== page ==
In conclusion, I would remark that the view here presented of the results of Greek philosophy is that which offers itself to me after a long and careful study of the Complete an. subject. It is, however, the affirmative, not alogy between the negative result; for we must not forget Greek and
that if, on the one hand, the pantheistic doctrines of the Nature of God, Universal Ani
mation, the theory of Emanation, Transmutation, Absorption, Transmigration, etc., were adopted, on
Indian process of thought.
the other there was by no means an insignificant tendency to atheism and utter infidelity. Even of this negative state a corresponding condition occurred in the Buddhism of India, of which I have previously spoken; and, indeed, so complete is the parallel between the course of mental evolution in Asia and Europe, that it is difficult to designate a matter of minor detail in the philosophy of the one which cannot be pointed out in that of the other. It was not without reason, therefore, that the Alexandrian phiIosophers, who were profoundly initiated in the detail of both systems, came to the conclusion that such surprising coincidences could only be accounted for upon the admission that there had been an ancient revelation, the vestiges of which had descended to their time. In this, however, they judged erroneously; the true explanation consisting in the fact that the process of development of the intellect of man, and the final results to which he arrives in examining similar problems, are in all countries the same.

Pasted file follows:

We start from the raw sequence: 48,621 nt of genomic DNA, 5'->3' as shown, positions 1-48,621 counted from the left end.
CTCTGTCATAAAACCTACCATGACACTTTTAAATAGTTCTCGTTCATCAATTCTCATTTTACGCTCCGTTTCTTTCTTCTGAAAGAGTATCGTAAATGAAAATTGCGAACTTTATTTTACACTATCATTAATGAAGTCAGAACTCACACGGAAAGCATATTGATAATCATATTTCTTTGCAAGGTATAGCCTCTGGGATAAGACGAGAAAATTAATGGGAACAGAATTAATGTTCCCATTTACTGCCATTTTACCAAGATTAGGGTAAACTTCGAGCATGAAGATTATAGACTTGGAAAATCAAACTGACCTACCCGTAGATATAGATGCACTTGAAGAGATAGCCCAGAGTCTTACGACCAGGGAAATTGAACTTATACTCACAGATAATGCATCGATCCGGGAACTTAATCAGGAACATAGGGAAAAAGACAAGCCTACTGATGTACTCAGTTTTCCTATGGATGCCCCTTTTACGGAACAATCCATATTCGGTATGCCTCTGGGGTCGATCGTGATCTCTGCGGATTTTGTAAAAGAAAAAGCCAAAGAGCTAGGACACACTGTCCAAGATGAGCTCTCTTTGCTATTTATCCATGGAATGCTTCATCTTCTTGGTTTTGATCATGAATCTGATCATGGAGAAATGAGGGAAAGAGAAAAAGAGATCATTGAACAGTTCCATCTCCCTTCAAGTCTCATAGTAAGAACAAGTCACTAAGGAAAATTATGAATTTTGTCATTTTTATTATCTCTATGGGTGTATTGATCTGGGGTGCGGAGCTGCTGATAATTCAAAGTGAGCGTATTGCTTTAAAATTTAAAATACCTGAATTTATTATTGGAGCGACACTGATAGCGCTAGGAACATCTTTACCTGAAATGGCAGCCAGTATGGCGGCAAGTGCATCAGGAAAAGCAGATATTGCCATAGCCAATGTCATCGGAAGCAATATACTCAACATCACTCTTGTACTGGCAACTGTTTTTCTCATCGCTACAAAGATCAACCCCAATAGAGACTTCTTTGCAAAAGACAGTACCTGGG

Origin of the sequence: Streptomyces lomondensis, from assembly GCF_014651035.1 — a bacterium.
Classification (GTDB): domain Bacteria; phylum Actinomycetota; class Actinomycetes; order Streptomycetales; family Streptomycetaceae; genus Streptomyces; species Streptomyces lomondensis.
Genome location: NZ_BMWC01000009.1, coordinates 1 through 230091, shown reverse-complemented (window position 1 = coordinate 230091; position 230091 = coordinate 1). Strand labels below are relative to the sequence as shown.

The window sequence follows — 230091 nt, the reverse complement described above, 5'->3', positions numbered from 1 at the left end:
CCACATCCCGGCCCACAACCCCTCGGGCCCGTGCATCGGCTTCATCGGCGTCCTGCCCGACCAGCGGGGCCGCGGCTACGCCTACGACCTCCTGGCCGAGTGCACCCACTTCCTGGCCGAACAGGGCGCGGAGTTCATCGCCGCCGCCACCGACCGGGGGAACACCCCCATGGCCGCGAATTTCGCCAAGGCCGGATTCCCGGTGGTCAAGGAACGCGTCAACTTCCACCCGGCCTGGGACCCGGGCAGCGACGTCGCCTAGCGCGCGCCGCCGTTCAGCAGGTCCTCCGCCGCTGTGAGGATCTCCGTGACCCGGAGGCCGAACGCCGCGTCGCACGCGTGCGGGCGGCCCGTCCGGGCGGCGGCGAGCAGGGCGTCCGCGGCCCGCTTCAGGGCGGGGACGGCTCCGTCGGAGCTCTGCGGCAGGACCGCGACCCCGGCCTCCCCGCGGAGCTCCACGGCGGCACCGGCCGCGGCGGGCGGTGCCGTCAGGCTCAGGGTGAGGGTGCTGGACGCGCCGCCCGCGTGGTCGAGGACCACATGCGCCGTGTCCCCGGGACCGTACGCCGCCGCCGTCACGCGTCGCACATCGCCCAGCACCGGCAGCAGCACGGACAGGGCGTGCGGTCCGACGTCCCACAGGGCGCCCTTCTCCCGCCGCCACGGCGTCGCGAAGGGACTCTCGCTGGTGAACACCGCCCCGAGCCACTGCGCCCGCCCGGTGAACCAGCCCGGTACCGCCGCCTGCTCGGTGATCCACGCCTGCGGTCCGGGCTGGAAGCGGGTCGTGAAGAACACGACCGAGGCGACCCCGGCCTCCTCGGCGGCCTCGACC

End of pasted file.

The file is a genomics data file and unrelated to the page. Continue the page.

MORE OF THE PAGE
It does not fall within my plan to trace the application of these philosophical principles to practice in daily life, yet the subject is of such boundless interest that perhaps the reader will excuse a single paragraph. It may seem to superficial observation that, whatever might be the doctrinal resemblances of these philosophies, their application was very different. In a general way, it may be asserted that the same doctrines which
practical in India led to the inculcation of indifference application
explained. and quietism, led to Stoic activity in Greece and Italy. If the occasion permitted, I could, nevertheless, demonstrate in this apparent divergence an actual coincidence; for the mode of life of man is chiefly determined by geographical conditions, his instinctive disposition to activity increasing with the latitude in which he lives. Under the equinoctial line he has no disposition for exertion, his physiological relations with the climate making quietism most agreeable to him. The philosophical formula which, in the hot plains of India, finds its issue in a life of tranquillity and repose, will be interpreted in the more bracing air of Europe by a life of activity. Thus, in later ages, the monk of Africa, willingly persuading himself that any intervention to improve Nature is a revolt